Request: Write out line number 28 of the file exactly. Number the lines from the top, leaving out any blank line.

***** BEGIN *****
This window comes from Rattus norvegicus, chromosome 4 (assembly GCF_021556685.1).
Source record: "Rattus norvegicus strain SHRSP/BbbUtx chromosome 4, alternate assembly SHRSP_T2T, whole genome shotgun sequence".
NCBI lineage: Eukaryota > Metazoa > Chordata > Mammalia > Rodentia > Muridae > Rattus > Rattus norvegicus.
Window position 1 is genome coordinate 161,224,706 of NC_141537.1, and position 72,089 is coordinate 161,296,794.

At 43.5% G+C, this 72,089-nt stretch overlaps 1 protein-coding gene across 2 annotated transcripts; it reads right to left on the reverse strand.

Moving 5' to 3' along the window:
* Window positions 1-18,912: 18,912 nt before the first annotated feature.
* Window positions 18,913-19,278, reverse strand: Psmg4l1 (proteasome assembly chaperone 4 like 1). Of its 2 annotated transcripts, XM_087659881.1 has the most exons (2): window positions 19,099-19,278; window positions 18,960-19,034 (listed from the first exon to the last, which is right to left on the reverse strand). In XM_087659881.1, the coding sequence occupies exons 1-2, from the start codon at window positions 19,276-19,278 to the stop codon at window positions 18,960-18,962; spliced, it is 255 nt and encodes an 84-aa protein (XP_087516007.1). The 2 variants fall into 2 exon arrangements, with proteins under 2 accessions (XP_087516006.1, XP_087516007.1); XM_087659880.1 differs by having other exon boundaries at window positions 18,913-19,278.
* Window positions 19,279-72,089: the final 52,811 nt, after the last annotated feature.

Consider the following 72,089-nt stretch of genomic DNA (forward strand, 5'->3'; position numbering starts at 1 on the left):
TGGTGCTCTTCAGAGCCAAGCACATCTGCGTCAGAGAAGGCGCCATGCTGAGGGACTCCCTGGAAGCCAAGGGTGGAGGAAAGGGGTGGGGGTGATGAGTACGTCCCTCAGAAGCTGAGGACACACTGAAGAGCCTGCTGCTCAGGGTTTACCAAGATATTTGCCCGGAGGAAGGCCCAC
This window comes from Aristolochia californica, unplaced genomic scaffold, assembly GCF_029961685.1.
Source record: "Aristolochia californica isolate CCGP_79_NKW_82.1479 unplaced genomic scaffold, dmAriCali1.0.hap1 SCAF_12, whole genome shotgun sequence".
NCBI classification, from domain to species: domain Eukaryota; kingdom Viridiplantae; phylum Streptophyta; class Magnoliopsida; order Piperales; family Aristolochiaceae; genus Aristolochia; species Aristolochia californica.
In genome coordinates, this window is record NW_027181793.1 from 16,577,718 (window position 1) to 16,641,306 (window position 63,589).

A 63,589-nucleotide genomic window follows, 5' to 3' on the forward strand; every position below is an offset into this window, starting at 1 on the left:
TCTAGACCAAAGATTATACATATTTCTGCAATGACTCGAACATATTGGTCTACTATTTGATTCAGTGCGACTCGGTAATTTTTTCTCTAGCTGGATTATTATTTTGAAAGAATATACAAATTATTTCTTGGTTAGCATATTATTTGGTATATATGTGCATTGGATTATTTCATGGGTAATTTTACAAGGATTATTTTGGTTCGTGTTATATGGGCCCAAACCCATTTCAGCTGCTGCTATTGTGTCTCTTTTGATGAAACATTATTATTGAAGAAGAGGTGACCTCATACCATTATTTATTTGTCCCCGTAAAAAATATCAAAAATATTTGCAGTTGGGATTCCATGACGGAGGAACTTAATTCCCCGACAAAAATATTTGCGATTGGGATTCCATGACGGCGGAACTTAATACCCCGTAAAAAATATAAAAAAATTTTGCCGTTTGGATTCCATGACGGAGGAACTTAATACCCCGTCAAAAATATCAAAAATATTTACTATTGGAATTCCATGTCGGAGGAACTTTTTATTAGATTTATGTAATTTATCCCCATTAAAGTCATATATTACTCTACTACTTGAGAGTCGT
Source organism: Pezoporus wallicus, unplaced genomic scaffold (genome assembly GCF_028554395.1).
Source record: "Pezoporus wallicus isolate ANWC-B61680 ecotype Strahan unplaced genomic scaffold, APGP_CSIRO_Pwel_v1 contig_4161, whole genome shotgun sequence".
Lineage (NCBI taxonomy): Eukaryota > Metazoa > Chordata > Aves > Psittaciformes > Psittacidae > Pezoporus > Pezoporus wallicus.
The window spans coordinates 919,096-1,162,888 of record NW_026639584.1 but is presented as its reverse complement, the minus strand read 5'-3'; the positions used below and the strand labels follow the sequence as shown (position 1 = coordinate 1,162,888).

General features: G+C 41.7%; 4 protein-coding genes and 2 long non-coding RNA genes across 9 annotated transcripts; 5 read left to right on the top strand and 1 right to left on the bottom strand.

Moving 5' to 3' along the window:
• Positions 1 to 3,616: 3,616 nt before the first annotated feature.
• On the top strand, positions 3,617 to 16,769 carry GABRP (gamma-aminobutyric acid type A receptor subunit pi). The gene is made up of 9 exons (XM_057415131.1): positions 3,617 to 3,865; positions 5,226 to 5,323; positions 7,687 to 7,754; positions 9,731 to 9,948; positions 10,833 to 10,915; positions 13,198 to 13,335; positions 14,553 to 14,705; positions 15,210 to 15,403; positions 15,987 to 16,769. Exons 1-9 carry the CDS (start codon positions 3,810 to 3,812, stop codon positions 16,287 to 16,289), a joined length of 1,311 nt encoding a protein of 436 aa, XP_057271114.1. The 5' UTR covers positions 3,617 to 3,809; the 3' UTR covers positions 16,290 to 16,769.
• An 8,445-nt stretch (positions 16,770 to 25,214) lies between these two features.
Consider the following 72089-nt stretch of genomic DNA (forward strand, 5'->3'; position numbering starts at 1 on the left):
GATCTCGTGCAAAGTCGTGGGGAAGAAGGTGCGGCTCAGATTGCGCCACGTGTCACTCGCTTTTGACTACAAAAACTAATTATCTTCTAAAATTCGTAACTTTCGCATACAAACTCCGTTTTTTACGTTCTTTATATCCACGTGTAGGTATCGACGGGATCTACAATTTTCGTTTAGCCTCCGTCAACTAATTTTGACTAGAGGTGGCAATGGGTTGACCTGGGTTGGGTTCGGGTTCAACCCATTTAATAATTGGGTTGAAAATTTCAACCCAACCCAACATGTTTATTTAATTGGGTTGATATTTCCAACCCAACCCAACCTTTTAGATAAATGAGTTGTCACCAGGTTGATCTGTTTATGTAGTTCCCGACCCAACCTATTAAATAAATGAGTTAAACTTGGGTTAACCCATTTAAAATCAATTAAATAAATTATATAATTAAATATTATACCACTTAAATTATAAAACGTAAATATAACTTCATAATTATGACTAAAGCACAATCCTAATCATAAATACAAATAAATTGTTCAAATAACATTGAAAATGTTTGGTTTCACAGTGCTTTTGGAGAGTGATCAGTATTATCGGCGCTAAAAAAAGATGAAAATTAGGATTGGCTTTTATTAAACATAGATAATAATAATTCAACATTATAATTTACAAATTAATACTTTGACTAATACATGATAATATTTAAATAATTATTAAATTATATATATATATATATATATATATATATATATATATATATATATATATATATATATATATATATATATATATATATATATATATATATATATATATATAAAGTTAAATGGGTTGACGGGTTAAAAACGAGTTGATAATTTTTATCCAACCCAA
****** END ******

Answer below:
GATCTCGTGCAAAGTCGTGGGGAAGAAGGTGCGGCTCAGATTGCGCCACGTGTCACTCGCTTTTGACTACAAAAACTAATTATCTTCTAAAATTCGTAACTTTCGCATACAAACTCCGTTTTTTACGTTCTTTATATCCACGTGTAGGTATCGACGGGATCTACAATTTTCGTTTAGCCTCCGTCAACTAATTTTGACTAGAGGTGGCAATGGGTTGACCTGGGTTGGGTTCGGGTTCAACCCATTTAATAATTGGGTTGAAAATTTCAACCCAACCCAACATGTTTATTTAATTGGGTTGATATTTCCAACCCAACCCAACCTTTTAGATAAATGAGTTGTCACCAGGTTGATCTGTTTATGTAGTTCCCGACCCAACCTATTAAATAAATGAGTTAAACTTGGGTTAACCCATTTAAAATCAATTAAATAAATTATATAATTAAATATTATACCACTTAAATTATAAAACGTAAATATAACTTCATAATTATGACTAAAGCACAATCCTAATCATAAATACAAATAAATTGTTCAAATAACATTGAAAATGTTTGGTTTCACAGTGCTTTTGGAGAGTGATCAGTATTATCGGCGCTAAAAAAAGATGAAAATTAGGATTGGCTTTTATTAAACATAGATAATAATAATTCAACATTATAATTTACAAATTAATACTTTGACTAATACATGATAATATTTAAATAATTATTAAATTATATATATATATATATATATATATATATATATATATATATATATATATATATATATATATATATATATATATATATATATATATATATATATATATATAAAGTTAAATGGGTTGACGGGTTAAAAACGAGTTGATAATTTTTATCCAACCCAA